The Clues

All the information you might need is here in the post



(All the information you need can be seen in the above section. You do not need to look anywhere else for clues.)

What is this?

This puzzle is a sort of "puzzle-ception," inspired by Cicada 3301. Once you solve the puzzle in the clue section, you will find another puzzle. Upon solving that, you will find another puzzle, and so on.

If no one is able to progress in a day, I will post a hint in the hint section below. Once someone solves a layer, I will also add it to the hint section.

Collaboration is Key!

This puzzle is fairly difficult, and will probably take several days minimum for the community to solve. I highly recommend that you collaborate, and if you make a breakthrough, post as an answer!


2 hints for the first phase.

Hint #1: AES-128bit. The key is 32 hex characters long (16 ASCII characters).
Hint #2: The key is in "The Clues" section. It is almost literally told to you.

0 hints for the second phase.

0 hints for the third phase.

The question has been solved! I am working on a much more elaborate puzzle in the same style of this, which I will try to release in a couple of days.


It turns out that I was using a faulty algorithm for the AES-128 encryption. No one has posted the correct key though, so I fixed it. (You can use http://aesencryption.net/ to encrypt/decrypt with the algorithm I meant to use). Very sorry about this slip, and I hope that it didn't affect your analyses.

  • $\begingroup$ In what way do you mean "layers"? $\endgroup$ Mar 29, 2016 at 0:34
  • $\begingroup$ When you solve one puzzle, it leads to another. $\endgroup$
    – AMACB
    Mar 29, 2016 at 0:35
  • $\begingroup$ So the first line is one puzzle, and the second line is another? Or are they part of the same puzzle, and the indentation matters? $\endgroup$ Mar 29, 2016 at 0:36
  • 1
    $\begingroup$ There are subtle details in implementing AES, you can't exactly just throw it out there. What mode? Now, I think we can guess this one since the size of the bytestream is divisible by a block size and no initialisation vector is required. But what about padding? If the original key is not 16 bytes, does it have to go through a KDF? Is it intentional that we might not need these details, or be able to figure them out without you having to say anything? $\endgroup$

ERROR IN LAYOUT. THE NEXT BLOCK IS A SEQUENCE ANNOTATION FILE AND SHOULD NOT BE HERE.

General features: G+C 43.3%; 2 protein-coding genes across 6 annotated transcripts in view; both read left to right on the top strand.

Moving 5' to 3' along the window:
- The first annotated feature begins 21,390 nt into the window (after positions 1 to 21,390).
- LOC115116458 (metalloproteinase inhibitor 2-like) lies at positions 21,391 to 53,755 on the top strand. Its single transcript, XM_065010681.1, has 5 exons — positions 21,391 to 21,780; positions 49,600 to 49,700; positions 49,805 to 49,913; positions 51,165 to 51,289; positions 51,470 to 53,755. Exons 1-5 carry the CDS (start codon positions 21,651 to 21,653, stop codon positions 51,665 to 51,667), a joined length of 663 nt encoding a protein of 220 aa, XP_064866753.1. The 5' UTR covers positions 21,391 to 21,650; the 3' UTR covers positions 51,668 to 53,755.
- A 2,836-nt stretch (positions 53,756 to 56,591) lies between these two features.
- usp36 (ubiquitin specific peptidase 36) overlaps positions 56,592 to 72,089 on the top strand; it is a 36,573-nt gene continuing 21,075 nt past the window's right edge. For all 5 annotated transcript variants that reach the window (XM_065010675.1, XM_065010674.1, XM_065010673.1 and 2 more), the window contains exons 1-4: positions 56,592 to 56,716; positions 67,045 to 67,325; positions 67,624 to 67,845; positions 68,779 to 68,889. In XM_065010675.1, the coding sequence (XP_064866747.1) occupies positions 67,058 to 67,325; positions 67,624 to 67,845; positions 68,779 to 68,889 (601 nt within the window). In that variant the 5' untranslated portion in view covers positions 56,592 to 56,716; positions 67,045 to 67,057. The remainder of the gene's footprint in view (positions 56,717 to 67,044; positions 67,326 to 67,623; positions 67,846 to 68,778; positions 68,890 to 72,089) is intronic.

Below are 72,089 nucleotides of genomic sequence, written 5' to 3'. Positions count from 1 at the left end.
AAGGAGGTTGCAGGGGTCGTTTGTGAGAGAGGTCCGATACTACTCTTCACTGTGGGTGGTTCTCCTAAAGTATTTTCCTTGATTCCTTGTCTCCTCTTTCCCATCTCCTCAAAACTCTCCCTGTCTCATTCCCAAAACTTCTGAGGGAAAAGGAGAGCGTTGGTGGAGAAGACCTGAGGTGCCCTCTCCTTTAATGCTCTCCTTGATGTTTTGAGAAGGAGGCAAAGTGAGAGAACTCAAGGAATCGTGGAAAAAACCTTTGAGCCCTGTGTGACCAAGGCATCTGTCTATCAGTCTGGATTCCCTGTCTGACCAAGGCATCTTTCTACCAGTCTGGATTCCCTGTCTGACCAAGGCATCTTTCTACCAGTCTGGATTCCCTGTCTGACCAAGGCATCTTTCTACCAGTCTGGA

– Reti43
    Mar 29, 2016 at 22:17
  • 1
    $\begingroup$ Also, most recent edit says the all information can be found in above section. But one important clue was found outside of the above section! $\endgroup$ Mar 29, 2016 at 22:21

4 Answers 4


There's an image (base64 encoded) embedded in the file ffao linked to

enter image description here

The image contains these links:


The "number" in the first link is actually

a hex encoded version of the WAV file, with a little bit appended on at the end: 546865206d6573736167652069733a20636f6e67726174756c6174696f6e7321

This bit reveals our coveted hidden message using the standard Hex-to-ASCII Conversion Ritual™

The message is: congratulations!

  • $\begingroup$ Hold up a second, where did you find the embedded file? $\endgroup$ Mar 30, 2016 at 2:39
  • $\begingroup$ @DevilApple227 I opened the PDF in Notepad++ - it's the object indexed 19 on lines 136-138. $\endgroup$
    – Will
    Mar 30, 2016 at 2:40